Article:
I’ve never owned such a miraculous device before, and I sat for an hour gazing at it in wonder.
I showed it to Pythagoras when he got home. “See how shiny?”
“It is,” he agreed. “Do you plan to turn it on?”
“Maybe,” I said. “Does that require candlelight and soft music, or will I need to rub it?”
I’m only half kidding, because the fact is, I hate reading directions. Maps, too, are a mystery to me.
This is a key area where I differ from my husband, who would cheerfully consult a map to navigate his way from our kitchen to the bathroom.
When we were in Morocco a few years ago, our guidebook suggested that Marrakesh’s souks – the large, open-air markets – were a great place to get lost.
|A souk in Marrakesh|
To me, this sounded like an adventure.
To my husband, it sounded like a good reason to buy three maps and stay up half the night plotting our course.
As is usually the case in a solid marriage like ours, we spent the next few days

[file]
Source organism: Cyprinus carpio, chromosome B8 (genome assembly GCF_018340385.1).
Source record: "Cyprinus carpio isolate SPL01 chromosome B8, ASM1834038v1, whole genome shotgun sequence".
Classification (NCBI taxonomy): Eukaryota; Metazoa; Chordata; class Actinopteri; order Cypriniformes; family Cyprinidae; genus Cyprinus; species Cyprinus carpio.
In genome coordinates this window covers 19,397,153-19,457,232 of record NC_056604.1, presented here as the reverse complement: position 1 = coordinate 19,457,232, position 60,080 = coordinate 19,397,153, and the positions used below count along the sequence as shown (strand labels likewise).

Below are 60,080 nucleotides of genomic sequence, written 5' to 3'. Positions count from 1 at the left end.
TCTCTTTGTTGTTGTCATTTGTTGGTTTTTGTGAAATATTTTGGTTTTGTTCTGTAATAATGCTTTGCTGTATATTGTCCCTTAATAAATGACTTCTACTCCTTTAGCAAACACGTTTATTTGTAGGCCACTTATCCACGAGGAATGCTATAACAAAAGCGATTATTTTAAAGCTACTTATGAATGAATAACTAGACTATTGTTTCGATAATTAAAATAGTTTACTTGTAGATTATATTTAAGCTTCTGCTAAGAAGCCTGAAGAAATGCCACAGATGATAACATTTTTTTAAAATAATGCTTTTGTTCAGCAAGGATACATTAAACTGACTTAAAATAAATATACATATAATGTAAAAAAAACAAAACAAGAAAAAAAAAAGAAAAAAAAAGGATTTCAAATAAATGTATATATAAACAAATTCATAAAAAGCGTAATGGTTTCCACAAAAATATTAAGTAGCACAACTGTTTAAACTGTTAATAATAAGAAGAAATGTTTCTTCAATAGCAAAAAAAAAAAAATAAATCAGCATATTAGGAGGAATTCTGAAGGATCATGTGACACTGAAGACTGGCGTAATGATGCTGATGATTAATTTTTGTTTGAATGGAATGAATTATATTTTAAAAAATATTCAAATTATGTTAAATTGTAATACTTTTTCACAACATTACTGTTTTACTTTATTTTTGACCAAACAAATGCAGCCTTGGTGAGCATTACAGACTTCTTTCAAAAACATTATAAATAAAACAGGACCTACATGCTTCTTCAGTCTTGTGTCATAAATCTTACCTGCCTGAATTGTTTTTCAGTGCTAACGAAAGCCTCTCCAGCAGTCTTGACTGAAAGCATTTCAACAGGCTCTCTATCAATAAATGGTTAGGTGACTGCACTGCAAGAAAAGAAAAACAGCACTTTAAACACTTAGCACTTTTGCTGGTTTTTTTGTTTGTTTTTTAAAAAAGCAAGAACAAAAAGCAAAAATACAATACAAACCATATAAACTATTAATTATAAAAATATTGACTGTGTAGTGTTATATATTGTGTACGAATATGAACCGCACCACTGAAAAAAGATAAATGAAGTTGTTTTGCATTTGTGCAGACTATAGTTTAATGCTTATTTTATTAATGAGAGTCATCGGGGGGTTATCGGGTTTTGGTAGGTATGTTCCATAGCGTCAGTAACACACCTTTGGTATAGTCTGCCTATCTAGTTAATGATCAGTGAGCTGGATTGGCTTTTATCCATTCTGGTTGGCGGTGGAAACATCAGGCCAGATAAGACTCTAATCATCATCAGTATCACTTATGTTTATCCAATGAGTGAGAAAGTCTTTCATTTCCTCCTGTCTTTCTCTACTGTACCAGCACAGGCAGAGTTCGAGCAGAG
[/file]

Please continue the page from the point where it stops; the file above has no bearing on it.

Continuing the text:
Pythagoras got to ensure we found our way back to our hotel instead of accepting the rug vendor’s invitation to share a bed with him and his four wives.
I keep thinking of this as I stumble my way through LET IT BREATHE, the third book in my contract with Sourcebooks. Every time I open the document on my computer, it’s like meandering down those spice-scented corridors in Marrakesh.
I start typing, and suddenly – hey look, there’s a camel!
|I get to ride a camel into the Sahara at sunset.|
(OK, technically, it’s an alpaca in my story, but it did appear rather unexpectedly in the manuscript one morning).
I know this approach would drive plenty of authors batty. Well-organized plotters like my critique partner, Cynthia Reese, would not take kindly to livestock of any sort showing up in their stories without an invitation.
And you know what? That’s OK. I don’t begrudge my husband’s need for a map or other authors' desire for a little more structure to their writing. We all have different ways of getting where we’re going. My method works great for me, just like a structured approach might work great for you.
And speaking of working, we did get my iPhone to function. We achieved it through calculated teamwork approach that involved me punching a lot of random buttons and Pythagoras frowning at the device and asking, “what the hell did you do to it?”
See? Compromise. It’s a beautiful thing.
|Pythagoras figures out my new iPhone with some help from Bindi the Australian Kelpie.|